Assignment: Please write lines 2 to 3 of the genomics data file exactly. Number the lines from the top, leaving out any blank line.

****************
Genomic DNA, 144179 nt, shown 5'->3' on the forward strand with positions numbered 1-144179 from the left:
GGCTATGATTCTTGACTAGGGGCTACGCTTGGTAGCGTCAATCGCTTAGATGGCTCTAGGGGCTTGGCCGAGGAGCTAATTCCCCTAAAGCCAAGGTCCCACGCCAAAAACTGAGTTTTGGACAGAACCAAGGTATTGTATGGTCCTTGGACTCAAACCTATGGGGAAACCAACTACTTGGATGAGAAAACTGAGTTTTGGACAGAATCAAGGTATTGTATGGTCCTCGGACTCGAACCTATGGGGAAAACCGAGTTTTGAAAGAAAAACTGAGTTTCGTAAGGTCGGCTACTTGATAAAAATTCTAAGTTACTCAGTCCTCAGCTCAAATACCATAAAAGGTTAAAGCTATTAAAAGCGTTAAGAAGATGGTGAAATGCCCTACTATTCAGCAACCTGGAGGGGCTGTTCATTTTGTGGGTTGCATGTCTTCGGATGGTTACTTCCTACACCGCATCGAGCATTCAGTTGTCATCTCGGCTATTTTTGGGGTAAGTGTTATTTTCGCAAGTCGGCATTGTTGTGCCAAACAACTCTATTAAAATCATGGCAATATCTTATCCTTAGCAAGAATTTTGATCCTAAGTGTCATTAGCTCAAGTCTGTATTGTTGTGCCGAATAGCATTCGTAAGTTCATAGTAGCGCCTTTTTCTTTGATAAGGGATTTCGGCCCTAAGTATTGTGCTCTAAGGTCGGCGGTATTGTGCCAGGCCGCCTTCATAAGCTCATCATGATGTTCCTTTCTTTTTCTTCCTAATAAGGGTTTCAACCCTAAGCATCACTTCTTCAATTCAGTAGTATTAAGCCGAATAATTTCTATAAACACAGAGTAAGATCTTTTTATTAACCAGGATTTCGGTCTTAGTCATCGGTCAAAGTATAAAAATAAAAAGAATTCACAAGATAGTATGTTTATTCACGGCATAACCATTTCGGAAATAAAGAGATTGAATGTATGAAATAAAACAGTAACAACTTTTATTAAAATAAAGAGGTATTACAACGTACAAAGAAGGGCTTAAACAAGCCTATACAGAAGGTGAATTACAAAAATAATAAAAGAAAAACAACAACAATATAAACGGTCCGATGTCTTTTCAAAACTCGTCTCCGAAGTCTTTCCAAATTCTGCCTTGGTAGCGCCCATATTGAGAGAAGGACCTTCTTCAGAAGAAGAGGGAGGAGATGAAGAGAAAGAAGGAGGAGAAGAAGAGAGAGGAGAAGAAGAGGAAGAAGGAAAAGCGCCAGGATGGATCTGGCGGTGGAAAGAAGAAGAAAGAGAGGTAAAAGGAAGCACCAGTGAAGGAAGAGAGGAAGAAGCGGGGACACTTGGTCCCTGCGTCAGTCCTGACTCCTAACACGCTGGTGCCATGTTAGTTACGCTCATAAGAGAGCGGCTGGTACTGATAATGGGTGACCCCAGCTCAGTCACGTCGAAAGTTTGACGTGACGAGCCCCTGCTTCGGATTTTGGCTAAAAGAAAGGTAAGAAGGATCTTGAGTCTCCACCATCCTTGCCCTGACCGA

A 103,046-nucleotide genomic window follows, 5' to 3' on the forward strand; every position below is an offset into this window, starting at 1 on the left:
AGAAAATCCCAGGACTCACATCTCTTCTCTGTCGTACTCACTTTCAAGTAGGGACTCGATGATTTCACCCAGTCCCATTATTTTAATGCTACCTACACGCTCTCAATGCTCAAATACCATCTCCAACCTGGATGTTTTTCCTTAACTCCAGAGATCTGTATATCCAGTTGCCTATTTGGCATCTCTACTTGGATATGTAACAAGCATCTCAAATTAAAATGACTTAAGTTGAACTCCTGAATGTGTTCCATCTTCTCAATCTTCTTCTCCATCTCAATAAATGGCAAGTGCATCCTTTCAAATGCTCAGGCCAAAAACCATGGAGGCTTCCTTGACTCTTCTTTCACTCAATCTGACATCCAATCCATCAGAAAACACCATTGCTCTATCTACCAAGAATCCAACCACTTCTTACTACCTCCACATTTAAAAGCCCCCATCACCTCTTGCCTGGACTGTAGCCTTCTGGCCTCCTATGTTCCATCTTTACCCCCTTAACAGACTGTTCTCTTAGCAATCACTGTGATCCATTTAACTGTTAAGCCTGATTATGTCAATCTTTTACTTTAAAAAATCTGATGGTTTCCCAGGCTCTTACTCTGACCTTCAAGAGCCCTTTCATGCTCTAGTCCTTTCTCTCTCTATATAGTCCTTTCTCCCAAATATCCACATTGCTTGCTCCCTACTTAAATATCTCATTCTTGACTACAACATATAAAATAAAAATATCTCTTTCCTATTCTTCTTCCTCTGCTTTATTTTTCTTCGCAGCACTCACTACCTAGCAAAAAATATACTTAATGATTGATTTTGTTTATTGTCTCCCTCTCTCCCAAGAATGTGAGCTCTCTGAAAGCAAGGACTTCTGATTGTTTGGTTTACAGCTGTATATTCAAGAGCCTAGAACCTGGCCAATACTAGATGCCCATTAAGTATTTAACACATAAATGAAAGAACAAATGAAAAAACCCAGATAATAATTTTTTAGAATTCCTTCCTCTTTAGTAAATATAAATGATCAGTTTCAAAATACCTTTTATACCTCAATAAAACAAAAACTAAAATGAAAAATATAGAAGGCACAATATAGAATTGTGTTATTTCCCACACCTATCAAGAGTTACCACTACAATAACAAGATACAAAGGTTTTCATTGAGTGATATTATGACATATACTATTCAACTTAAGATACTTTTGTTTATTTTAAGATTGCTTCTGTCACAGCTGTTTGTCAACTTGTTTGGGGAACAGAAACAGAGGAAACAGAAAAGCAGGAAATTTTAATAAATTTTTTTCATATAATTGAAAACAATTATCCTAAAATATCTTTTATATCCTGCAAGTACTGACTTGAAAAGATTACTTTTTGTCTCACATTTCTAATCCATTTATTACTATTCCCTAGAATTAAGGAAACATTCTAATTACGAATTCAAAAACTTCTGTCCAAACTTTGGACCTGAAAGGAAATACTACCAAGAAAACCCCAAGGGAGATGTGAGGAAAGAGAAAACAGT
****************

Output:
GGCTATGATTCTTGACTAGGGGCTACGCTTGGTAGCGTCAATCGCTTAGATGGCTCTAGGGGCTTGGCCGAGGAGCTAATTCCCCTAAAGCCAAGGTCCCACGCCAAAAACTGAGTTTTGGACAGAACCAAGGTATTGTATGGTCCTTGGACTCAAACCTATGGGGAAACCAACTACTTGGATGAGAAAACTGAGTTTTGGACAGAATCAAGGTATTGTATGGTCCTCGGACTCGAACCTATGGGGAAAACCGAGTTTTGAAAGAAAAACTGAGTTTCGTAAGGTCGGCTACTTGATAAAAATTCTAAGTTACTCAGTCCTCAGCTCAAATACCATAAAAGGTTAAAGCTATTAAAAGCGTTAAGAAGATGGTGAAATGCCCTACTATTCAGCAACCTGGAGGGGCTGTTCATTTTGTGGGTTGCATGTCTTCGGATGGTTACTTCCTACACCGCATCGAGCATTCAGTTGTCATCTCGGCTATTTTTGGGGTAAGTGTTATTTTCGCAAGTCGGCATTGTTGTGCCAAACAACTCTATTAAAATCATGGCAATATCTTATCCTTAGCAAGAATTTTGATCCTAAGTGTCATTAGCTCAAGTCTGTATTGTTGTGCCGAATAGCATTCGTAAGTTCATAGTAGCGCCTTTTTCTTTGATAAGGGATTTCGGCCCTAAGTATTGTGCTCTAAGGTCGGCGGTATTGTGCCAGGCCGCCTTCATAAGCTCATCATGATGTTCCTTTCTTTTTCTTCCTAATAAGGGTTTCAACCCTAAGCATCACTTCTTCAATTCAGTAGTATTAAGCCGAATAATTTCTATAAACACAGAGTAAGATCTTTTTATTAACCAGGATTTCGGTCTTAGTCATCGGTCAAAGTATAAAAATAAAAAGAATTCACAAGATAGTATGTTTATTCACGGCATAACCATTTCGGAAATAAAGAGATTGAATGTATGAAATAAAACAGTAACAACTTTTATTAAAATAAAGAGGTATTACAACGTACAAAGAAGGGCTTAAACAAGCCTATACAGAAGGTGAATTACAAAAATAATAAAAGAAAAACAACAACAATATAAACGGTCCGATGTCTTTTCAAAACTCGTCTCCGAAGTCTTTCCAAATTCTGCCTTGGTAGCGCCCATATTGAGAGAAGGACCTTCTTCAGAAGAAGAGGGAGGAGATGAAGAGAAAGAAGGAGGAGAAGAAGAGAGAGGAGAAGAAGAGGAAGAAGGAAAAGCGCCAGGATGGATCTGGCGGTGGAAAGAAGAAGAAAGAGAGGTAAAAGGAAGCACCAGTGAAGGAAGAGAGGAAGAAGCGGGGACACTTGGTCCCTGCGTCAGTCCTGACTCCTAACACGCTGGTGCCATGTTAGTTACGCTCATAAGAGAGCGGCTGGTACTGATAATGGGTGACCCCAGCTCAGTCACGTCGAAAGTTTGACGTGACGAGCCCCTGCTTCGGATTTTGGCTAAAAGAAAGGTAAGAAGGATCTTGAGTCTCCACCATCCTTGCCCTGACCGA

A 103,046-nucleotide genomic window follows, 5' to 3' on the forward strand; every position below is an offset into this window, starting at 1 on the left: